While many of Australia’s significant historical sites are marked by bronzes and busts of colonial figures, markers of Aboriginal and Torres Strait Islander perspectives and experiences are often absent from public space.
Indigenous Kokatha and Nukunu artist Yhonnie Scarce has travelled the world researching memorials to genocide, which inform her own practice of marking sites of trauma.
Yhonnie Scarce is a master glass-blower, which she puts to the service of spectacular art installations.
She was born in Woomera, South Australia and her work often explores the impact of nuclear testing, the removal and relocation of Aboriginal people from their homelands, and the forcible removal of Aboriginal children from their families.
At Fortitude Valley’s Institute of Modern Art a new survey exhibition brings together artworks from the last fifteen years of Yhonnie Scarce’s practice, including a new architecturally-scaled commission, Missile Park.
Scarce sees this artwork as a memorial both to those who lost their lives in the Elliston Massacre, as well as the thousands of people murdered during the frontier wars.
Missile Park echoes vernacular Australian architecture, presenting three corrugated iron sheds each housing glass sculptures of bush plums, a native food found on Kokatha land.
Outside of the gallery, recent public art commissions include the National Gallery of Victoria’s 2019 Architecture commission In Absence, produced with Edition Office.
Scarce’s work demonstrates that art can play a meaningful role in interrogating our shared histories and to draw attention to pasts that have been overlooked.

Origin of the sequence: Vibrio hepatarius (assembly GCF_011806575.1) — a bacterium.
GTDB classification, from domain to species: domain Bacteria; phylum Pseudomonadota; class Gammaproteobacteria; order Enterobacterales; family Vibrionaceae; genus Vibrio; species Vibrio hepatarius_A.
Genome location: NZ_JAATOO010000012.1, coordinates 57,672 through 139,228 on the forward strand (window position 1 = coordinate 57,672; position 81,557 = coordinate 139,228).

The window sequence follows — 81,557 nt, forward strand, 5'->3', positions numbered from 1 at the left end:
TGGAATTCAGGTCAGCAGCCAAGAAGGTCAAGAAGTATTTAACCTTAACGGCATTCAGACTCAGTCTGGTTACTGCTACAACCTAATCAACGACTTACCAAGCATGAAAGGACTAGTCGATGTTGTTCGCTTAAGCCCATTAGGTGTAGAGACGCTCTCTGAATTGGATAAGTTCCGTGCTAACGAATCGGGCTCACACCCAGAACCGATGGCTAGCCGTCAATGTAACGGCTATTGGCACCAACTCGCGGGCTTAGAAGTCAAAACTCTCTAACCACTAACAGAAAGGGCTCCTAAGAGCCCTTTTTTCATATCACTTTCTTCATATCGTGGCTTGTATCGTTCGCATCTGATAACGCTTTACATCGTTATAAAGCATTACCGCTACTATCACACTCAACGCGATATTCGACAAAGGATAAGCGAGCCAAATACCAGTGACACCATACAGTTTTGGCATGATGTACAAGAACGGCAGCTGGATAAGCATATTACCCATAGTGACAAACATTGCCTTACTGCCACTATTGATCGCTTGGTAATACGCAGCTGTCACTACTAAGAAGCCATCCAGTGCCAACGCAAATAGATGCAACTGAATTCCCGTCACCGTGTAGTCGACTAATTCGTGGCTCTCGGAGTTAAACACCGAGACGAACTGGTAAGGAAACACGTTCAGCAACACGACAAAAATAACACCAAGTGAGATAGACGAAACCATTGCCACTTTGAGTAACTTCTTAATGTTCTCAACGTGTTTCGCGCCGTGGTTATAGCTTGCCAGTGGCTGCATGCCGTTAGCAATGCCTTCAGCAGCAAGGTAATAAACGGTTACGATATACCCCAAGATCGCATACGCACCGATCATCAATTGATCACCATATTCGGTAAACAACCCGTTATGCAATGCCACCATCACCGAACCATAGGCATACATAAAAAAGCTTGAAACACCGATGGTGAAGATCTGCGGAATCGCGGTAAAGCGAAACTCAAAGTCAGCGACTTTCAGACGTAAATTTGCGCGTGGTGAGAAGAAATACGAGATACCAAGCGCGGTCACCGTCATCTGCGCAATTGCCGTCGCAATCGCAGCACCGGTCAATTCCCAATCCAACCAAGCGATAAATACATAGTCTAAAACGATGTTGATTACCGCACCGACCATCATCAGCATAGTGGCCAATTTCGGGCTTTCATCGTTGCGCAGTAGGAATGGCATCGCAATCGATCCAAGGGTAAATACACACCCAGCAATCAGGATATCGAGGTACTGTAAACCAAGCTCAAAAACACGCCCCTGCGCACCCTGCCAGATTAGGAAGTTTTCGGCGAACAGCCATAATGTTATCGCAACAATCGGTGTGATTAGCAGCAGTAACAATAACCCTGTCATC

She is just one of many Indigenous creatives interrogating representation of their stories and histories in public spaces.
Taking Missile Park as a starting point, leading Aboriginal arts administrators, artists, and architects will come together at the Institute of Modern Art Saturday 11 September for a panel discussion titled Monumentalisation: conveying cultural narratives with installation and public art.
Blaklash co-founder Troy Casey will be joined by architect Kevin O’Brien, and artists Judy Watson, and Tony Albert as they explore the intersection of architecture, memorial culture, and the representation of First Nations histories in their own projects and practices.
The panellists will explore the impact of reclaiming sites of significance as First Nations spaces, how these statements influence public discourse around land ownership, history and representation, and the intricacies of how First Nations artists navigate this process.
Entry is free with limited onsite capacity. Register your attendance via the IMA here or register for the livestream link here.Jump to next article